When issues are raised on appeal contesting the sufficiency of the evidence and alleging one or more trial errors, the reviewing court should first determine the sufficiency of the evidence. State v. Hearold, 603 So. 2d 731');">603 So. 2d 731, 734 (La. 1992). The reason for reviewing sufficiency first is that the accused may be entitled to an acquittal under Hudson v. Louisiana, 450 U.S. 40, 43, 101 S. Ct. 970, 972, 67 L. Ed. 2d 30 (1981), if a rational trier of fact, viewing the evidence in accordance with Jackson v. Virginia, 443 U.S. 307, 99 S. Ct. 2781, 61 L. Ed. 2d 560 (1979), in the light most favorable to the prosecution, could not reasonably conclude that all of the essential elements of the offense have been proven beyond a reasonable doubt. State v. Hearold, 603 So. 2d at 734. When the entirety of the evidence is insufficient to support the conviction, the accused must be discharged as to that crime, and any discussion of trial error issues as to that crime would be pure dicta since those issues are moot. However, when the entirety of the evidence is sufficient to support the conviction, the accused is not entitled to an acquittal, and the reviewing court must then consider the other assignments of error to determine whether the accused is entitled to a new trial. If the reviewing court determines that there has been trial error (which was not harmless) in cases in which the entirety of the evidence was sufficient to support the conviction, then the accused will be granted a new trial, but is not entitled to an acquittal. See State v. Hearold, 603 So. 2d at 734.

         A conviction based on insufficient evidence cannot stand as it violates Due Process. See U.S. Const, amend. XIV; La. Const, art. I, § 2. The constitutional standard for testing the sufficiency of the evidence, as enunciated in Jackson v. Virginia, requires that a conviction be based on proof sufficient for any rational trier of fact, viewing the evidence in the light most favorable to the prosecution, to find the essential elements of the crime beyond a reasonable doubt. See LSA-C.Cr.P. art. 821(B); State v. Ordodi, 2006-0207 (La. 11/29/06), 946 So. 2d 654');">946 So. 2d 654, 660. In conducting this review, we also must be expressly mindful of Louisiana's circumstantial evidence test, which states in part, "assuming every fact to be proved that the evidence tends to prove," every reasonable hypothesis of innocence is excluded. LSA-R.S. 15:438. State v. Wright, 98-0601 (La. App. 1st Cir. 2/19/99), 730 So. 2d 485, 486, wits denied, 99-0802 (La. 10/29/99), 748 So. 2d 1157 & 2000-0895 (La. 11/17/00), 773 So. 2d 732.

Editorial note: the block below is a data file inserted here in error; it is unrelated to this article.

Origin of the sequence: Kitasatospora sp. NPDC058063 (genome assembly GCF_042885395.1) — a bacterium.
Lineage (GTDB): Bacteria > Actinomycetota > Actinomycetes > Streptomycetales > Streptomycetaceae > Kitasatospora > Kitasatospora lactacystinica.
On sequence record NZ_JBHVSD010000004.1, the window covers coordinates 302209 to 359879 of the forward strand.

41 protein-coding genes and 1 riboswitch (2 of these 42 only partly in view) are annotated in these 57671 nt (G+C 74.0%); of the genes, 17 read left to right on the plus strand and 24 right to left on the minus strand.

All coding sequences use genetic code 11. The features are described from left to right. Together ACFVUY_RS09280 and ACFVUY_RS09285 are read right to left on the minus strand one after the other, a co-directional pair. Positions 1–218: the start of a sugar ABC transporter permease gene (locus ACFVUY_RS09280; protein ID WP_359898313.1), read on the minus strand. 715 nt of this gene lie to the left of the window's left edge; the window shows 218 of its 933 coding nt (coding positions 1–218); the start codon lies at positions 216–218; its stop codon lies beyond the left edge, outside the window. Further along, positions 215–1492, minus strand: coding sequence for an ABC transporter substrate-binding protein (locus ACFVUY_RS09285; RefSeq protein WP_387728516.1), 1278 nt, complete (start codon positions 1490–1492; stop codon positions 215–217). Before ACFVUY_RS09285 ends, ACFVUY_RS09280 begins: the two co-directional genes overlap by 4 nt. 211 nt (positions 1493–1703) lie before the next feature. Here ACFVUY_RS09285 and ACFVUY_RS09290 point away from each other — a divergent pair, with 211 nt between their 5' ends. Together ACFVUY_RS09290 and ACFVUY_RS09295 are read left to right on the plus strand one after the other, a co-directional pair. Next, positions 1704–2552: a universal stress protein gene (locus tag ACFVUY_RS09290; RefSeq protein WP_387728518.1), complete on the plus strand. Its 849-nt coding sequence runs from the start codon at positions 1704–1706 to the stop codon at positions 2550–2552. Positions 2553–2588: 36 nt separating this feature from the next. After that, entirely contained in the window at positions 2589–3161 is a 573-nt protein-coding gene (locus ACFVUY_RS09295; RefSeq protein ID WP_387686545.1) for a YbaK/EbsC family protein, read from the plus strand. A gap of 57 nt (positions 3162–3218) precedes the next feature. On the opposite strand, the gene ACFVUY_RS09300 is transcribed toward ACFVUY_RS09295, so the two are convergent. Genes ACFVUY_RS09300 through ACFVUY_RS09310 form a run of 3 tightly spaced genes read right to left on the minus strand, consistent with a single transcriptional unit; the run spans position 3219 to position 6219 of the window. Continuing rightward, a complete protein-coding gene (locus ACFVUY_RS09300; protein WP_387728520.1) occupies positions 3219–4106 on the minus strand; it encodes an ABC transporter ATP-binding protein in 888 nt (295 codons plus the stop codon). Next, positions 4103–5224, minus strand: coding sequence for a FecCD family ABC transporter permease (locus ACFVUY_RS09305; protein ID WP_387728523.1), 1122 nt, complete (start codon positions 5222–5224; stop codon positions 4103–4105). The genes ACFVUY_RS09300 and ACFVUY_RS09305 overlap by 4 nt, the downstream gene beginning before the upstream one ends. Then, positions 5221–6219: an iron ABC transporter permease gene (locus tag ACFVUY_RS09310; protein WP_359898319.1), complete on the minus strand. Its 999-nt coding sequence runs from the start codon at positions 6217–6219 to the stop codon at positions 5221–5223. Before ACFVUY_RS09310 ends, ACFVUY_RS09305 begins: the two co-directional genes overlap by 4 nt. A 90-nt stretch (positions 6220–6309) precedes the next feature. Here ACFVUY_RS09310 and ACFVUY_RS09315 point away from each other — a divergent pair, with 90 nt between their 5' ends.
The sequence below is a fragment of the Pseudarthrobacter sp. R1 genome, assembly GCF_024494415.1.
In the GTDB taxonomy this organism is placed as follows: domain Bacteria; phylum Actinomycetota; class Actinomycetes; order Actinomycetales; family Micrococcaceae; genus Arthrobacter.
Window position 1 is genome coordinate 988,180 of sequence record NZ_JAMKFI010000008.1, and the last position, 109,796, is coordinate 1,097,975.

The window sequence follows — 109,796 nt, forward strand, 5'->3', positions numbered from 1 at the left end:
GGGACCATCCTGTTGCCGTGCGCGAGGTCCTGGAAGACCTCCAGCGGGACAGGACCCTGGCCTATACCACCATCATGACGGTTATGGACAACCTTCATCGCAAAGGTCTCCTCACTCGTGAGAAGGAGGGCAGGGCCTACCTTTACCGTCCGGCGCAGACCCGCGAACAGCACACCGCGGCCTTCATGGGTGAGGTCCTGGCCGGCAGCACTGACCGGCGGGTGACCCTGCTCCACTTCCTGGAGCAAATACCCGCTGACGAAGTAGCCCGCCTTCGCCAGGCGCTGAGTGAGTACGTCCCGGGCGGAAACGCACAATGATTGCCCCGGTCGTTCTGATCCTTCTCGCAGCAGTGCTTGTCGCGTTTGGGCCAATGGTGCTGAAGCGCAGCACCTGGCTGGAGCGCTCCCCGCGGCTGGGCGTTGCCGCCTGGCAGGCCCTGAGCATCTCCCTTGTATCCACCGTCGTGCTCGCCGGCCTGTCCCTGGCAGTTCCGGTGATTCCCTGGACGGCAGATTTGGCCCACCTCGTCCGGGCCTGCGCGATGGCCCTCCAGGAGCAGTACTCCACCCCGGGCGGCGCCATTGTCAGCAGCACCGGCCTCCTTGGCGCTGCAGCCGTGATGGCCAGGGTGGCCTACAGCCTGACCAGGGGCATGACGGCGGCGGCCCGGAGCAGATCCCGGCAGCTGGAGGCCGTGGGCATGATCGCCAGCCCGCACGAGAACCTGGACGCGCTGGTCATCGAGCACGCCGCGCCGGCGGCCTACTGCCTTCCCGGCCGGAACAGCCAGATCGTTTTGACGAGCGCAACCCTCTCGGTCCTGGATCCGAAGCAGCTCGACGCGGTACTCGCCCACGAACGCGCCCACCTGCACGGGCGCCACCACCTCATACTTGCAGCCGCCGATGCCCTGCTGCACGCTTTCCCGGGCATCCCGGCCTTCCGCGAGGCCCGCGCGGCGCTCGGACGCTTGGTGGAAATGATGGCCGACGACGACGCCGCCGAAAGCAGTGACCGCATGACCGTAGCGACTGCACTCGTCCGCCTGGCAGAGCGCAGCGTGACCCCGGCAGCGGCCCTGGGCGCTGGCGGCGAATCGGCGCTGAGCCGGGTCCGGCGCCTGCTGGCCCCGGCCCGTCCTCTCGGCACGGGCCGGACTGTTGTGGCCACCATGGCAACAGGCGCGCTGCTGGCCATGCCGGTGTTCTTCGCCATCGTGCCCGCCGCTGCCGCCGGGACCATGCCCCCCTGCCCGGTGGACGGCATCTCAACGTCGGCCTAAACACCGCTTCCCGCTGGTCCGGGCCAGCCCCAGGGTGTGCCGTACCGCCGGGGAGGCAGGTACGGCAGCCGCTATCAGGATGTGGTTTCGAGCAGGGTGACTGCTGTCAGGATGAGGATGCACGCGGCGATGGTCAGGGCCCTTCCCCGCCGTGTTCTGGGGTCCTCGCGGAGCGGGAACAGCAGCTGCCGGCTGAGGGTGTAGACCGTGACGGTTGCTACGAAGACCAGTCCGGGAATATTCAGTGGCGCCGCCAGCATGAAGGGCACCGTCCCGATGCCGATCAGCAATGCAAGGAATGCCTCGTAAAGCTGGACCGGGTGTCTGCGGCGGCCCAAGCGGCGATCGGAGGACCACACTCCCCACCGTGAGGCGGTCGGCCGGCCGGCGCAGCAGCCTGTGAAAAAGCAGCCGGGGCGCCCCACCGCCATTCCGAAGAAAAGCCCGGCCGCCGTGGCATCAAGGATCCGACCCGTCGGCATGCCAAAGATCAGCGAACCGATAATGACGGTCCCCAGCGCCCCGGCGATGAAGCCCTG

All persons concerned in the commission of a crime, whether present or absent, and whether they directly commit the act constituting the offense, aid and abet in its commission, or directly or indirectly counsel or procure another to commit the crime, are principals. LSA-R.S. 14:24. However, a defendant's mere presence at the scene is not enough to "concern" him in the crime. Only those persons who knowingly participate in the planning or execution of a crime may be said to be "concerned" in its commission, thus making them liable as principals. A principal may be connected only to those crimes for which he has the requisite mental state. State v. Neal. 2000-0674 (La. 6/29/01), 796 So. 2d 649, 659, cert. denied, 535 U.S. 940, 122 S. Ct. 1323, 152 L. Ed. 2d 231 (2002).

         The trier of fact is free to accept or reject, in whole or in part, the testimony of any witness. State v. Richardson, 459 So. 2d 31, 38 (La. App. 1st Cir. 1984). Unless there is internal contradiction or irreconcilable conflict with the physical evidence, the testimony of a single witness, if believed by the trier of fact, is sufficient to support a factual conclusion. State v. Marshall, 2004-3139 (La. 11/29/06), 943 So. 2d 362');">943 So. 2d 362, 369, cert denied, 552 U.S. 905, 128 S. Ct. 239, 169 L. Ed. 2d 179 (2007). It is the trier of fact who weighs the respective credibilities of the witnesses, and this court generally will not second-guess those determinations. See State v. Hughes, 2005-0992 (La. 11/29/06), 943 So. 2d 1047, 1051.


         The Louisiana Racketeering Act is contained in LSA-R.S. 15:1351-56. The activities prohibited by the act are set forth in LSA-R.S. 15:1353, and provide in pertinent part, as follows:

B. It is unlawful for any person, through a pattern of racketeering activity, knowingly to acquire or maintain, directly or indirectly, any interest in or control of any enterprise or immovable property.